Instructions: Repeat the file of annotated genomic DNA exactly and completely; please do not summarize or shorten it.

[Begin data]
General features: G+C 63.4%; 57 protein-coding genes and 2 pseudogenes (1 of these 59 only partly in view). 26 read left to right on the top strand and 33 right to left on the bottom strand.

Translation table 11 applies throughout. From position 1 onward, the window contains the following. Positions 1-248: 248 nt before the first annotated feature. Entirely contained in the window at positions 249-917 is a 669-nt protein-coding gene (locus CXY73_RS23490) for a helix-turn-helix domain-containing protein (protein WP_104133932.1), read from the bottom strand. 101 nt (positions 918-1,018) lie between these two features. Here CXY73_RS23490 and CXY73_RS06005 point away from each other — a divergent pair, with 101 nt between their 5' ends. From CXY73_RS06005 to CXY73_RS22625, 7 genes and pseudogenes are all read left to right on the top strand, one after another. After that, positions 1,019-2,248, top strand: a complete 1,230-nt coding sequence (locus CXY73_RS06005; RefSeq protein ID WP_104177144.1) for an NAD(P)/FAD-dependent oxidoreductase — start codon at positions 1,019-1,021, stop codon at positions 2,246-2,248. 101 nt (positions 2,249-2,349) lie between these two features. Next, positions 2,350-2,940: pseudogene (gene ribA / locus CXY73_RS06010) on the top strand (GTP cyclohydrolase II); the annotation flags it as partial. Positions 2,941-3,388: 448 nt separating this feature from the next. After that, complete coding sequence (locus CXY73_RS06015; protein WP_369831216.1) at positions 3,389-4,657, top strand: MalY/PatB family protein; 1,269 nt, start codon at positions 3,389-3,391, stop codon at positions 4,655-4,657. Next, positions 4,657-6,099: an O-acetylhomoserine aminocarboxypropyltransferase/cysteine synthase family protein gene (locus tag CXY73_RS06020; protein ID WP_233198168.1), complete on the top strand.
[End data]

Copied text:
General features: G+C 63.4%; 57 protein-coding genes and 2 pseudogenes (1 of these 59 only partly in view). 26 read left to right on the top strand and 33 right to left on the bottom strand.

Translation table 11 applies throughout. From position 1 onward, the window contains the following. Positions 1-248: 248 nt before the first annotated feature. Entirely contained in the window at positions 249-917 is a 669-nt protein-coding gene (locus CXY73_RS23490) for a helix-turn-helix domain-containing protein (protein WP_104133932.1), read from the bottom strand. 101 nt (positions 918-1,018) lie between these two features. Here CXY73_RS23490 and CXY73_RS06005 point away from each other — a divergent pair, with 101 nt between their 5' ends. From CXY73_RS06005 to CXY73_RS22625, 7 genes and pseudogenes are all read left to right on the top strand, one after another. After that, positions 1,019-2,248, top strand: a complete 1,230-nt coding sequence (locus CXY73_RS06005; RefSeq protein ID WP_104177144.1) for an NAD(P)/FAD-dependent oxidoreductase — start codon at positions 1,019-1,021, stop codon at positions 2,246-2,248. 101 nt (positions 2,249-2,349) lie between these two features. Next, positions 2,350-2,940: pseudogene (gene ribA / locus CXY73_RS06010) on the top strand (GTP cyclohydrolase II); the annotation flags it as partial. Positions 2,941-3,388: 448 nt separating this feature from the next. After that, complete coding sequence (locus CXY73_RS06015; protein WP_369831216.1) at positions 3,389-4,657, top strand: MalY/PatB family protein; 1,269 nt, start codon at positions 3,389-3,391, stop codon at positions 4,655-4,657. Next, positions 4,657-6,099: an O-acetylhomoserine aminocarboxypropyltransferase/cysteine synthase family protein gene (locus tag CXY73_RS06020; protein ID WP_233198168.1), complete on the top strand.